What’s Giardia?

It is a very small parasite that can only be seen under a microscope and that lives in the intestines of animals. This parasite is found in the small intestines of cats. Unlike many other parasites found in our feline friends, Giardia is not a worm, but a small protozoan.


In general, cats become infected with giardia after swallowing cysts (like eggs) that are present in their environment and that contain the infectious form of the parasite: the trophozoite. Transmission uses the fecal-oral route, i.e. the cats have to eat contaminated feces. After being ingested, the cysts release trophozoites that start to reproduce in the digestive system. The parasite then forms other cysts that lodge in the colon in order to be excreted later in the feces. The life cycle of giardia varies between 5 and 16 days in cats. It begins when the cysts are ingested and ends when the animal passes it in its stool.
The cysts can survive up to 7 months in a favorable environment, so it is important to disinfect well when an animal carries giardia.


This parasite is very contagious between animals and can also be transmitted to humans. As mentioned earlier, transmission is fecal-oral, so it is important to wash your hands after coming in contact with an infected animal.


The main symptoms are diarrhea which may contain mucus or blood. In general, giardia is investigated when diarrhea persists after giving regular dewormers.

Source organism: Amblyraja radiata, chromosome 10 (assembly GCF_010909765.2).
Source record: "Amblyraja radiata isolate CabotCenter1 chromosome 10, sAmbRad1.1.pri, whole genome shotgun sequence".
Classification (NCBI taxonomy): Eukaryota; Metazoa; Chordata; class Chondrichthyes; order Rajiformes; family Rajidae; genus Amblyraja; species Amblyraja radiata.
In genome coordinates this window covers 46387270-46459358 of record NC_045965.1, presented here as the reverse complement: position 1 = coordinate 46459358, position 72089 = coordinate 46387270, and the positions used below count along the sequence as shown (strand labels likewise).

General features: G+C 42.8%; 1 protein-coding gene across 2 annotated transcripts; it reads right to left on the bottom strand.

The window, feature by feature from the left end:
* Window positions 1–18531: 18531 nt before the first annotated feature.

Since giardia passes in the stool intermittently (i.e. an infected pet will not systematically pass cysts in its stools), diagnosing and treating giardia can be more complicated than other parasites.
Since giardia is not visible to the naked eye, a fecal test at the vet is necessary to make the diagnosis. Be aware that if your cat has symptoms and the test comes back negative, it doesn’t necessarily mean it isn’t feline giardiasis. In fact, three negative fecal tests are needed to rule out parasitosis.
Once the diagnosis is established, each infected animal is treated with an appropriate dewormer for as long as they present symptoms.
According to new recommendations, an animal without symptoms shouldn’t be treated to avoid the parasite becoming resistant to the deworming medicine.


Many pets with giardia have no symptoms and no problems related to this parasite. Giardia affects cats that are young or ill more severely.


The best way to prevent against giardia is hand washing and disinfection of the environment!